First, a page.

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More than one year after unveiling the draft legislation, leading Democratic Senate lawmakers finally introduced a bill that would federally legalize cannabis and promote social equity in a legal marijuana industry.

Senate Majority Leader Chuck Schumer (D-NY), Sen. Cory Booker (D-NJ), and Senate Finance Committee Chairman Ron Wyden (D-OR) first announced their plan to end federal cannabis prohibition at the start of 2021. The result of this was the Cannabis Administration and Opportunity Act (CAOA).

Marijuana reform advocates and industry stakeholders had to wait longer than was anticipated as the senators sought to build support and gather input for the draft legislation, but it has now been officially filed.

After receiving nearly 2,000 comments as part of a feedback process, the CAOA swelled from 163 pages to 296. Schumer indicated, however, that it’s possible the comprehensive cannabis reform package will be revised down into a form that’s more likely to pass Congress.

Such changes or omissions could include, for example, sections on marijuana industry workers’ rights, expungements, a federal standard for impaired driving, and federal penalties for possessing large amounts of marijuana without a license or permit.

“For far too long, the federal prohibition on cannabis and the War on Drugs has been a war on people, and particularly people of color,” Schumer said in a press release. He added that the CAOA “will be a catalyst for change by removing cannabis from the federal list of controlled substances, protecting public health and safety, and expunging the criminal records of those with low-level cannabis offenses, providing millions with a new lease on life.”

Here are the CAOA’s main provisions in brief:

  • The attorney general would ensure marijuana and tetrahydrocannabinol are removed the Controlled Substances Act within 180 days.
  • Small to mid-sized marijuana cultivators would initially face a 5 percent federal excise tax. This would raise to 12.5 percent after five years.
  • Large marijuana cultivators would face an excise tax of 10 percent, rising to a maximum of 25 percent.
  • Adults 21 and older would be allowed to purchase and possess marijuana products.
  • Those with low-level federal marijuana convictions would have their records expunged. Those currently incarcerated with such convictions could petition the courts for early release.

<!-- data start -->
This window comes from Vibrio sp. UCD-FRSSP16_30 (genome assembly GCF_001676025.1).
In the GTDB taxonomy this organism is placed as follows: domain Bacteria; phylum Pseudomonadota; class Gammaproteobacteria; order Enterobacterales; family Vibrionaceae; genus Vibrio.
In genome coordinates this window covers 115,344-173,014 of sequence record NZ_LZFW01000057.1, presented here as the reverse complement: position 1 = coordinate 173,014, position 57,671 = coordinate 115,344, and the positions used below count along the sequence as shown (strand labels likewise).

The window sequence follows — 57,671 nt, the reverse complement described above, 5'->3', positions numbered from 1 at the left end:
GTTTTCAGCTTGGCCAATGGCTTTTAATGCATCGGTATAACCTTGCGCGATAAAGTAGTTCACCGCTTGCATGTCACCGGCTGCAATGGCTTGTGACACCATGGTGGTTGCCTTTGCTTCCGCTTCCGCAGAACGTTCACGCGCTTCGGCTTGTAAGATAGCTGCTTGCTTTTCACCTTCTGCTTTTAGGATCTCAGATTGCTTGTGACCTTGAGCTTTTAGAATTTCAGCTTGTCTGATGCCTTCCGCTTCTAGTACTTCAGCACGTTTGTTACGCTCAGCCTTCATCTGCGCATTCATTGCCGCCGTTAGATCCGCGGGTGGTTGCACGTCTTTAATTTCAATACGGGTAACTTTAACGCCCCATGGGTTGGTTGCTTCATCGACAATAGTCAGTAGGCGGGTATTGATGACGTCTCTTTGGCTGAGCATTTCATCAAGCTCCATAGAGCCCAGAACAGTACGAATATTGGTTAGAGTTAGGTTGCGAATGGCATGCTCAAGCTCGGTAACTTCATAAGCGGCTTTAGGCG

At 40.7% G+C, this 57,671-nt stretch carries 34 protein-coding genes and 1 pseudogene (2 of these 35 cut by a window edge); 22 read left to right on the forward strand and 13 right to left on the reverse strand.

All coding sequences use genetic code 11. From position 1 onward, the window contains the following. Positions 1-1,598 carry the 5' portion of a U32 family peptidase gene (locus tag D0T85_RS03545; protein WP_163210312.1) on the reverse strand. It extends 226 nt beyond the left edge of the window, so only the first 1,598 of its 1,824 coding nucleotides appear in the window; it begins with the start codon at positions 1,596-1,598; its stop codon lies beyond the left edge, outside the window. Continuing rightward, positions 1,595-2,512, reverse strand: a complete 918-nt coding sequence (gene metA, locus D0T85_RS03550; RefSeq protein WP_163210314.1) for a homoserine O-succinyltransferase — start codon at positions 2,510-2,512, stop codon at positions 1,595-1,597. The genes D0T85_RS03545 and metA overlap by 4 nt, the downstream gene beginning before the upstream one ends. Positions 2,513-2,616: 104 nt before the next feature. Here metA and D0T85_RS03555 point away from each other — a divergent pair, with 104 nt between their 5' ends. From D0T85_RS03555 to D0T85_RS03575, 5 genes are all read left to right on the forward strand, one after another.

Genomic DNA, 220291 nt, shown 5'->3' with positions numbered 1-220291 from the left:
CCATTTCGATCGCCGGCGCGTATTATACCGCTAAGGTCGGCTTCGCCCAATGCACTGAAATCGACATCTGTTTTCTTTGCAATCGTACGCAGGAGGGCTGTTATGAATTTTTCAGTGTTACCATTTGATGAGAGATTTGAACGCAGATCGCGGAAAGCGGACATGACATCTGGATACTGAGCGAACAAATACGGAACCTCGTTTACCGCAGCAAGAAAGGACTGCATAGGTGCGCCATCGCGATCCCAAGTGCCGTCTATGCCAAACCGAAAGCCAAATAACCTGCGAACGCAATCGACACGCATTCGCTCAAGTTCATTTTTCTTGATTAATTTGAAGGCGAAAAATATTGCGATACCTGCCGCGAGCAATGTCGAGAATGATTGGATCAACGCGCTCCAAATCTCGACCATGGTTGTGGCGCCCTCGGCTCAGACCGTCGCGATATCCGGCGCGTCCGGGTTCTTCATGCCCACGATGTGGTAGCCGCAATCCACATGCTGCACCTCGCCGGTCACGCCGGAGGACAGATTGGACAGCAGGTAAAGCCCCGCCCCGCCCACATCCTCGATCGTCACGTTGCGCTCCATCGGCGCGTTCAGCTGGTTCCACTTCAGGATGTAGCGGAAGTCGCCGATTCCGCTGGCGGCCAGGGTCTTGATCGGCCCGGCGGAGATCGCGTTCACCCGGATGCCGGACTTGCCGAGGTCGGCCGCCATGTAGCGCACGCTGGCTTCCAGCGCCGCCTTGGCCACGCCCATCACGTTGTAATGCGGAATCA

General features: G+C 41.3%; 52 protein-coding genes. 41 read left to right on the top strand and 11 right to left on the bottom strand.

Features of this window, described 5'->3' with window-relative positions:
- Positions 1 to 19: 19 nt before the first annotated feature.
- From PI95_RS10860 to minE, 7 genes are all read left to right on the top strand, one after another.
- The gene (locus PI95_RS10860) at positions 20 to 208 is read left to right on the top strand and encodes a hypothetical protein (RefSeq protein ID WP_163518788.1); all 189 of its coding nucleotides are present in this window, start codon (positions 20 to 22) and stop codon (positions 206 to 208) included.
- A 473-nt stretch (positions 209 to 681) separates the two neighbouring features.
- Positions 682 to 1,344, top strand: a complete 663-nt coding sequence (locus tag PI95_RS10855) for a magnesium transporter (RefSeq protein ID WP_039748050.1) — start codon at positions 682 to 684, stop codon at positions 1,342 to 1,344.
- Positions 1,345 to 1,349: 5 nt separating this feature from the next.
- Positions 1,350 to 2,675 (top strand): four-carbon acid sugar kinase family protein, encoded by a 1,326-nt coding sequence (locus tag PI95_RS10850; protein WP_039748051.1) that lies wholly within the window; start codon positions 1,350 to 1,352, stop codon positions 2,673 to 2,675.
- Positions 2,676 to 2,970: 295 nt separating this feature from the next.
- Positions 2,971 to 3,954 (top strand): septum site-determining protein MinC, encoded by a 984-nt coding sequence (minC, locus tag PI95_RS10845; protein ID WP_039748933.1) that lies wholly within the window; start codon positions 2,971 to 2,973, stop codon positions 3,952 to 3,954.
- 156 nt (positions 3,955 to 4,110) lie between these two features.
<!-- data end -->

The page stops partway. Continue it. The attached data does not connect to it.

• The Food and Drug Administration (FDA), the Alcohol and Tobacco Tax and trade Bureau (TTB), and the Bureau of Alcohol, Tobacco, Firearms and Explosives (ATF) would work together to establish a regulatory framework for the cannabis industry.
  • The Financial Crimes Enforcement Network (FinCEN) would update its guidance to confirm to financial institutions that they can legally service marijuana businesses.
  • States would be able to prohibit cannabis production and sales, but would not be allowed to prevent marijuana products from being transported through their jurisdiction.
  • Two social equity grants programs would be created to provide funding to states that would be used to increase minority and low-income participation in the cannabis industry.
  • Individuals would not be denied federal benefits on the basis of cannabis use, possession or a marijuana-related conviction.
  • Marijuana testing for federal employees would be prohibited, except for law enforcement personnel and national security agents.

By and large, marijuana reform advocates are pleased at the introduction of such a comprehensive federal cannabis reform bill.

“The official introduction of this bill to finally end the policy nightmare of federal marijuana prohibition is the culmination of unprecedented leadership in the Senate and engagement with stakeholders across the political spectrum,” said NORML political director Morgan Fox. “We look forward to working with lawmakers to move this legislation toward passage and eagerly anticipate engaging in substantive conversations on all aspects of federal marijuana law with Senate members.”

How the CAOA will fare in both chambers is another matter though. Reaching the vote-threshold required to advance through the Senate will be difficult, given the bill’s far-reaching social equity and criminal justice provisions on top of entrenched opposition to marijuana legalization itself. It’s not any more certain to pass the House either. The Democrats hold a slim majority and several members have already indicated they are opposed to the CAOA.

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About the Author: Matt Brooks

Matt is a journalist from San Francisco who has specialized in marijuana policy for more than six years.

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